Available for streaming on April 7th, Amazon’s docuseries ‘American Playboy’ culls from Hugh Hefner’s personal archives to piece together his global cultural impact.
This week is a notable one for Playboy founder Hugh Hefner. Not only is his 10-episode Amazon docuseries American Playboy available for streaming today, but he’ll also be turning 91 on April 9th.
Born in Chicago during the Jazz Age, Hefner became a self-made millionaire, starting out as an editor at Esquire before establishing Playboy Enterprises in 1953. And that’s where American Playboy begins — right at the beginning of the controversial magazine’s inception and through 60 years of Hefner’s sexually charged life and career. With access to his vast private collection of video footage (we’re talking over 17,000 hours worth), more than 2,600 scrapbooks, and re-enactments of key events in his life, American Playboy is very much a biased self-construction of how Hefner wants you to view his legacy.
Love him or hate him, Hefner was a trailblazer who took the phrase “sex sells” to the bank. With his pictorials of nude women, proponents argue that he allowed a rigid, puritanical America to explore sexuality without fear and empowered women to celebrate themselves as sexual beings. Hefner was an instinctive proponent of free speech and civil rights. As a staunch progressive, he used his fame and wealth to break barriers, allowing whites and blacks to co-mingle at his Playboy Clubs (a social taboo in the 1950s and 60s). Hefner also fought for gay rights and interracial marriage and built substantive editorial content in his magazines, which featured interviews with cultural icons like Malcolm X, Jean-Paul Sartre, Bertrand Russell, and Ayn Rand, among many others, in great intellectual detail.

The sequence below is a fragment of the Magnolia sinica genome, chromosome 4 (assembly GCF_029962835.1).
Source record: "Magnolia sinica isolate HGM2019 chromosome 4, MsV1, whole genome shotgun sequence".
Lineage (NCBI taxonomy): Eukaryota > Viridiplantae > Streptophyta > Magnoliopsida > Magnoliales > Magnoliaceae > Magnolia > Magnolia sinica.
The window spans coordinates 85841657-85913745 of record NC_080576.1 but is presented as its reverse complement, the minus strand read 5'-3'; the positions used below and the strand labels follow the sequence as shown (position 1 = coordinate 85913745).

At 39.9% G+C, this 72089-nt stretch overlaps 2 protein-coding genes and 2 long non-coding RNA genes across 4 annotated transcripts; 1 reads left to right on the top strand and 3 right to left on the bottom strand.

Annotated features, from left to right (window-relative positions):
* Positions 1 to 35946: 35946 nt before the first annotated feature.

But there’s another entirely different, less ingratiating view of Hefner that you won’t see explored in American Playboy. The most obvious: Critics see his Playboy Enterprise and his notorious Playboy Mansion (with all of its legendary debaucherous parties) as sexist, teaching men to look at women solely as photoshopped sexual objects. In recent years, former Playmates have also come out against Hefner, claiming he can be a demeaning, controlling, critical and manipulative figure.
Regardless of which view you take, there’s no doubt that Hefner is one of the most influential cultural figures of the 20th century. You can bet American Playboy will reaffirm that truth.